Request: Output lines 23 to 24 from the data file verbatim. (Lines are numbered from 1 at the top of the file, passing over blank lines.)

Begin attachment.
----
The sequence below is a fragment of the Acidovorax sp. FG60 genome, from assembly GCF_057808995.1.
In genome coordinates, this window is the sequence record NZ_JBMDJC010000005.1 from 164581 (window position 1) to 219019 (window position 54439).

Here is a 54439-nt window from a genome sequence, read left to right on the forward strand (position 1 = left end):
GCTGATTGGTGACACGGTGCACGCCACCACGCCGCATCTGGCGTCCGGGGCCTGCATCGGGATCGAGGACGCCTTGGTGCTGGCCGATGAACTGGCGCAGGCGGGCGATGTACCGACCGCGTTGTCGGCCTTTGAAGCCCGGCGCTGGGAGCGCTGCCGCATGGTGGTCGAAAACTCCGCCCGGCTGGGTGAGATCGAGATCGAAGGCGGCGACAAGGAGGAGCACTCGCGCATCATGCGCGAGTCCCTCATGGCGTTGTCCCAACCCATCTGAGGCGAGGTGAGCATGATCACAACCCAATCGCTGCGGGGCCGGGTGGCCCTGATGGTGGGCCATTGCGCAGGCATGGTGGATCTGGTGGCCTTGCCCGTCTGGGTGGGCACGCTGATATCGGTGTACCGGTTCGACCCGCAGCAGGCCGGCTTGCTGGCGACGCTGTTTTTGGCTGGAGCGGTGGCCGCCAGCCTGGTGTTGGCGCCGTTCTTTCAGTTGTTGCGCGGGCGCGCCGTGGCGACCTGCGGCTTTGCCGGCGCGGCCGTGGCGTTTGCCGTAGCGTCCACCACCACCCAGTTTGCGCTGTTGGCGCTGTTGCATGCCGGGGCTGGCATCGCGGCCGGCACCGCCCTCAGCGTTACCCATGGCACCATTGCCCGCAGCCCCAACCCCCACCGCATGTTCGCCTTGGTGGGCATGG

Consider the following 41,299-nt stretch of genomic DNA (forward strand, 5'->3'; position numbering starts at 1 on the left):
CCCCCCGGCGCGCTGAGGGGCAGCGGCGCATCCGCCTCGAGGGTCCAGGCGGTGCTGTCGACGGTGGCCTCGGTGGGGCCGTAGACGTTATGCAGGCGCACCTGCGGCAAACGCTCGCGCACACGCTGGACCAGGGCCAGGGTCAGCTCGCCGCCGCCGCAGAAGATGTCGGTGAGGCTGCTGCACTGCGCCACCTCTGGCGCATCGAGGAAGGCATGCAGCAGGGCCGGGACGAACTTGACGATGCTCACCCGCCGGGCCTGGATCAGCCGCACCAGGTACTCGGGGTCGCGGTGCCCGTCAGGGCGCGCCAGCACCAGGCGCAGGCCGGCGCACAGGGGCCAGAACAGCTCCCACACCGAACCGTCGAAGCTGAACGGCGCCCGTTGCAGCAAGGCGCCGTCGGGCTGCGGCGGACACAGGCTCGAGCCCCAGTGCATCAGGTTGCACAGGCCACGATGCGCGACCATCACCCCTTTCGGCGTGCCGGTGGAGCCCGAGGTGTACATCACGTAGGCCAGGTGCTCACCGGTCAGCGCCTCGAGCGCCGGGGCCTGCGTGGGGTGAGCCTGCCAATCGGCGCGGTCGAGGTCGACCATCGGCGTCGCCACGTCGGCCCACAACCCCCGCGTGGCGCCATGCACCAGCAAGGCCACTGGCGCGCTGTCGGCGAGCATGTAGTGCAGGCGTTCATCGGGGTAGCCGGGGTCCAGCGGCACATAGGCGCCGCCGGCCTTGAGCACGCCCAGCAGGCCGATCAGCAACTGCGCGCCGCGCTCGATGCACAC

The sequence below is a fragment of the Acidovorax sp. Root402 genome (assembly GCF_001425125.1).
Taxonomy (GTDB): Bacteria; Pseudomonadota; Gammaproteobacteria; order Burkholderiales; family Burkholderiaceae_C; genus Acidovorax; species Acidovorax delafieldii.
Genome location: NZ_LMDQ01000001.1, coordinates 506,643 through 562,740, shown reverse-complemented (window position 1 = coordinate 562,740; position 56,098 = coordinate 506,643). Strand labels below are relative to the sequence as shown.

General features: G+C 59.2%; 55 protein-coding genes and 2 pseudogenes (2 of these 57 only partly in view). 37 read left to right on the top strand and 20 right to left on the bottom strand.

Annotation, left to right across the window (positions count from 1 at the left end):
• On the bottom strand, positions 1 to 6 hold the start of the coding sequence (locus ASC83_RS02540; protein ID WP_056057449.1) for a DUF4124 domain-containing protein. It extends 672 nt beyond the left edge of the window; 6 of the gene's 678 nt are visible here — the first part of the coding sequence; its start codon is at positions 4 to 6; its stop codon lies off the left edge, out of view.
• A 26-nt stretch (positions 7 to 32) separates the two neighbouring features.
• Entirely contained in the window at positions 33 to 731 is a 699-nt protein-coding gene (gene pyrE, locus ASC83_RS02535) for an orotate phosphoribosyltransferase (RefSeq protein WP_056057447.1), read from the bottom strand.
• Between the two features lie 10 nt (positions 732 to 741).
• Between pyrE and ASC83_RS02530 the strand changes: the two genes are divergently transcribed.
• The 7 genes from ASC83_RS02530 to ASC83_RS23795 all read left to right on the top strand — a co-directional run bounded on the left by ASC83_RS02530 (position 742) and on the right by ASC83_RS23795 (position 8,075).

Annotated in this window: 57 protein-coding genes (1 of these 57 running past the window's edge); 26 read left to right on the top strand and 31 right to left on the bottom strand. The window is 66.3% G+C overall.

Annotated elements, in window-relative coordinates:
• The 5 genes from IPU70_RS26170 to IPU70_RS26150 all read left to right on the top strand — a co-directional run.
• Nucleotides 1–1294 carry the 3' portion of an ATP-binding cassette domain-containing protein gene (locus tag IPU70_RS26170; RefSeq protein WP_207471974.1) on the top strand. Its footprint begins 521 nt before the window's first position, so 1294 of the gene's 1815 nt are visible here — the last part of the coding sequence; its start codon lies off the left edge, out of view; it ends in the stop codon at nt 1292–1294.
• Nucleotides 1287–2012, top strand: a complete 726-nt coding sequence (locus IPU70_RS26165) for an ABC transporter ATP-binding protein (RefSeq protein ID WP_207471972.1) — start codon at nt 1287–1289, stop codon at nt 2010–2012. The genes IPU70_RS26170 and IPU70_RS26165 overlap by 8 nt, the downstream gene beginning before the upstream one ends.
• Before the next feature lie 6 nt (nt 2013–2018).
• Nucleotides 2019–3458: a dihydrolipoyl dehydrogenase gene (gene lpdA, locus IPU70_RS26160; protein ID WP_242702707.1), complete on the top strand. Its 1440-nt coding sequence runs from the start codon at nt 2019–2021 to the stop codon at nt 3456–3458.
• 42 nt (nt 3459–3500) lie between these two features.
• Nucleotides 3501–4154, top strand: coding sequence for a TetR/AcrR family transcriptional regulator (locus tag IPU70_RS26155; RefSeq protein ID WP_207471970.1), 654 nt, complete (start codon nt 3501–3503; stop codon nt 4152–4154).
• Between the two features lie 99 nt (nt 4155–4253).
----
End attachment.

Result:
• Before the next feature lie 6 nt (nt 2013–2018).
• Nucleotides 2019–3458: a dihydrolipoyl dehydrogenase gene (gene lpdA, locus IPU70_RS26160; protein ID WP_242702707.1), complete on the top strand. Its 1440-nt coding sequence runs from the start codon at nt 2019–2021 to the stop codon at nt 3456–3458.